How Can We Remedy This Disparity?

There are a few ways we can remedy these situations. First, make sure the questions you ask reflect your business goals. If you want satisfied customers to return, be sure to ask how likely they are to return. Then measure the scores against actual repeat business. If you want satisfied customers to recommend your business to a friend, make sure you ask how likely they are to do so and then measure that against referrals. Compare apples to apples.

Second, reduce incentives for bias. Ideally, no executive’s compensation should be tied to survey ratings. Instead, tie compensation to actual results. If compensation must be tied to survey results, then by all means make sure the survey is administered by employees with no vested interest in the outcome of the survey. Also, make sure that your entire list of people to survey comes from similarly disinterested employees of the organization.

Third, encourage non-loyal customers to participate. You might create a separate survey for your most loyal customers. For the non-loyal customers, make sure you have ways to encourage them to respond. Whether it’s through an appropriate incentive (say a coupon for a future visit), or through friendly requests, let your non-loyal customers know you still care about their feedback.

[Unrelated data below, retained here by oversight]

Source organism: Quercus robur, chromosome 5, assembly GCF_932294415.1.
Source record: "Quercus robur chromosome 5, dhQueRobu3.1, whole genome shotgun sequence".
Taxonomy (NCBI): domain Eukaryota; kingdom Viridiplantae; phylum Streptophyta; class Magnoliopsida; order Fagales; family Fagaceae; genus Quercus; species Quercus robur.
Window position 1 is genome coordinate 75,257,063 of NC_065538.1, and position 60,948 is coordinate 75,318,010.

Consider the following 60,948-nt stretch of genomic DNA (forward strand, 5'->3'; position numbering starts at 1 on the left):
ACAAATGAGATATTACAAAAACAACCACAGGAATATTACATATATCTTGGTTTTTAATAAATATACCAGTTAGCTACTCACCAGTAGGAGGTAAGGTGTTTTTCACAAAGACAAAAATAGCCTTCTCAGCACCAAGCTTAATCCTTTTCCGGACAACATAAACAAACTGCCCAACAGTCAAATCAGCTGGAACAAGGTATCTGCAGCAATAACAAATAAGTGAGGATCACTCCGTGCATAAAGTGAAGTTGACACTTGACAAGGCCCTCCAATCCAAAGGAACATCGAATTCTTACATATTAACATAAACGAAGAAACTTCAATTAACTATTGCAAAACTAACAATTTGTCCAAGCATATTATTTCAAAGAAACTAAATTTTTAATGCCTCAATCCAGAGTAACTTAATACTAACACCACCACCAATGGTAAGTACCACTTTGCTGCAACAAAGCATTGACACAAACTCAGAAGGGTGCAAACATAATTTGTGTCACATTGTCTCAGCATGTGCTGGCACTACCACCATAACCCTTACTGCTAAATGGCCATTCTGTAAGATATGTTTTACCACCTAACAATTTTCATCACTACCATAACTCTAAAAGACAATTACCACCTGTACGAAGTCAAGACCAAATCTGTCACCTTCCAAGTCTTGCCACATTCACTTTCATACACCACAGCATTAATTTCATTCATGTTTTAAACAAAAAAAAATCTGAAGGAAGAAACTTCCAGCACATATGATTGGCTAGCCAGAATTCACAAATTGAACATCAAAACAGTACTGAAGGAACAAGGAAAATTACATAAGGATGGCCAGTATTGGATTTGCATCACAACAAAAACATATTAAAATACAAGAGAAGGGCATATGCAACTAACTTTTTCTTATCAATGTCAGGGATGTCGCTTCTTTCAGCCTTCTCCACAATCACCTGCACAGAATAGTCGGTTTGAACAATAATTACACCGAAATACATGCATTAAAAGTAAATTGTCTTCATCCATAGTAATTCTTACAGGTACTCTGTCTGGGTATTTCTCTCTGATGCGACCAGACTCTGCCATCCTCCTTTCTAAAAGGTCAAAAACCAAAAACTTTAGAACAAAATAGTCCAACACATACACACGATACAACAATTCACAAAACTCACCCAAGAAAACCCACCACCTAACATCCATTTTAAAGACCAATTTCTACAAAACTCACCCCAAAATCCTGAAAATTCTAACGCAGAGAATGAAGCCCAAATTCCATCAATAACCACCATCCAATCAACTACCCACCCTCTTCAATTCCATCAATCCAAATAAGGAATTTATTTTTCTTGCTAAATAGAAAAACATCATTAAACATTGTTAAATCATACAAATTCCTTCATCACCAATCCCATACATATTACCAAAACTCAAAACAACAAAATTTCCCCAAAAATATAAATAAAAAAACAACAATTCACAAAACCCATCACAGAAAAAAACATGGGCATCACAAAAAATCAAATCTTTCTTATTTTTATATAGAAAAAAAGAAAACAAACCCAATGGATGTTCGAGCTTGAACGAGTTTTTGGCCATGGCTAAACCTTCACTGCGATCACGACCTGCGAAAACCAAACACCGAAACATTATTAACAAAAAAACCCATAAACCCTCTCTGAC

Fourth, place reliability checks in your survey. Ask the same question in two ways (positive and negative) or phrase it slightly differently and compare the results. In the former example, you would expect the answers to be on opposite ends of the rating scale. In the latter, you would expect consistency of responses on the same end of the scale. This helps you determine whether respondents are being truthful.

Finally, be proactive. In the example of your online clothing store, you might have the foresight to realize that your decision not to sell shoes may impact satisfaction and future business. So you might be upfront about it, but at the same time, offer a link to a cooperating online retailer who does sell shoes, and allow the customer to order shoes from that retailer using the same shopping cart. That may keep the customer’s satisfaction high and increase his/her likelihood of future business.